In trying to answer the question “how many services will the average household ultimately take?” Ampere Research looked at 20 of the largest TV subscription markets worldwide, including the US, UK, France, Germany, China, India, Japan and Brazil, to establish the theoretical ceiling for SVOD stacking behaviour. It estimates that this maximum ceiling for SVOD services per household is highest in the US, at roughly eight. In Europe, the figure is lower, at between two to five services per household. However, market realities will mean that few territories are likely to see stacking numbers reach these heights.
Ampere notes that despite cord-cutting, the average US household has continued to spend an almost identical amount on TV services every year — $900 — as they switch from individual high cost cable and satellite contracts to multiple lower-price SVOD services. This stability in expenditure, mirrored in many other markets worldwide, leads it to conclude that the fundamental determinant of stacking behaviour will be household entertainment budgets, and this allows calculation of a theoretical ceiling for SVOD uptake.
Daniel Gadher, research manager at Ampere Analysis, said: “Even as we begin to see growth in SVOD services in emerging markets, our analysis shows that opportunity for expansion is actually still a very solid proposition in established territories. As cord-cutting continues, the US stacking ceiling is theoretically as high as eight services per average household, while in developing markets like Brazil it is far lower – at just 1.5”.
Various factors will limit how close individual markets will get to this ceiling. One issue is sport. Pay-TV operators and networks currently control the majority of key sports rights in many major markets. Ampere’s past analysis has indicated that OTT players are unlikely to be able to wrest control of major domestic events in most developed markets. As a consequence, consumers who want to watch sport will have to continue subscribing to pay-TV services. This reduces the available budget for SVOD. In the US for example, factoring in sports spend, the capacity for SVOD services drops from eight per average household to between four and five.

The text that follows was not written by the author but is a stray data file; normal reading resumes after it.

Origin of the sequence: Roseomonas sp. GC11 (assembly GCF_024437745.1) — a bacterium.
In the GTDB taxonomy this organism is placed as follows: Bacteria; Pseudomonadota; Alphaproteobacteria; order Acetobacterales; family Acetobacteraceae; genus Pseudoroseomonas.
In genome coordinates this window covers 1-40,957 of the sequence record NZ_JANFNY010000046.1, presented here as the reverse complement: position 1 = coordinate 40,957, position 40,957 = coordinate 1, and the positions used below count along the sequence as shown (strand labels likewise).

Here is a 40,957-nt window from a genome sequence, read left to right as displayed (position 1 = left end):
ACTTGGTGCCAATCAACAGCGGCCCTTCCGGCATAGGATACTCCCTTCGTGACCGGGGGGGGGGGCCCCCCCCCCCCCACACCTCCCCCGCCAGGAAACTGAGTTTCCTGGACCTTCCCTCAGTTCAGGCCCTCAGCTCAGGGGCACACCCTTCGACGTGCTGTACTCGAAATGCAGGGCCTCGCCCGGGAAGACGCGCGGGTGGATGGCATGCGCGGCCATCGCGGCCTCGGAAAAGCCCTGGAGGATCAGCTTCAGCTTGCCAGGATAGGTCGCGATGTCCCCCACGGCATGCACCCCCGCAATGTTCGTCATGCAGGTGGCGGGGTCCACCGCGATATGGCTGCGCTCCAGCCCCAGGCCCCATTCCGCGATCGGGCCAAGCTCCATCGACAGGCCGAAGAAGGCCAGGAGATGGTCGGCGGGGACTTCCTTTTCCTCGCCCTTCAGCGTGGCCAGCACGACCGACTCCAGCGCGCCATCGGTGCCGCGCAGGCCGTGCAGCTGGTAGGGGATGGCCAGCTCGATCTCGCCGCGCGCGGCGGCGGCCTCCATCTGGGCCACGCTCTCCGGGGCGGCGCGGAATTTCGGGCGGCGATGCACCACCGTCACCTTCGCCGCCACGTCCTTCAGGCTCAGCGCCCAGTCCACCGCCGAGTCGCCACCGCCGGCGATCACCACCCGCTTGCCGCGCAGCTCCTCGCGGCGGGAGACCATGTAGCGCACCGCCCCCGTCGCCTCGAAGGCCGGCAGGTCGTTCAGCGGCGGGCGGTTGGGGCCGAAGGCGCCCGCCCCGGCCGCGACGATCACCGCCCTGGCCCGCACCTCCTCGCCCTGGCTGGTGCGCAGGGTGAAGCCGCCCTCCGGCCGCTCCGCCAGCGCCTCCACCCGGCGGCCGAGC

Outside the US, some major markets are still seeing growth in household spend on TV. However, the underlying rate of change is relatively low. In these markets, Ampere expects growth in household outlay on entertainment to increase the ceiling for SVOD services by just 20% – 30% over the next five years.
In Ampere’s view, markets such as the UK and Germany have an average household capacity of roughly three services at current price points. However, this still translates into a sizeable number of subscriptions —88 million in the UK and 124 million in Germany. Similarly, in the USA, even four to five services per household would translate to a total of 510 -640 million possible subscriptions.
In total, this would mean up to 3 billion further SVOD contracts.
Gadher concluded: “To make the most of this capacity, OTT players first need to demonstrate that they are a viable replacement for existing paid-for TV services. This process is ongoing in the US and Canada, but elsewhere in the world, pay-TV has remained resilient. But as US studio content increasingly moves to the online world, the opportunity for new players to take a share of consumer entertainment spending, even in already busy markets, improves”.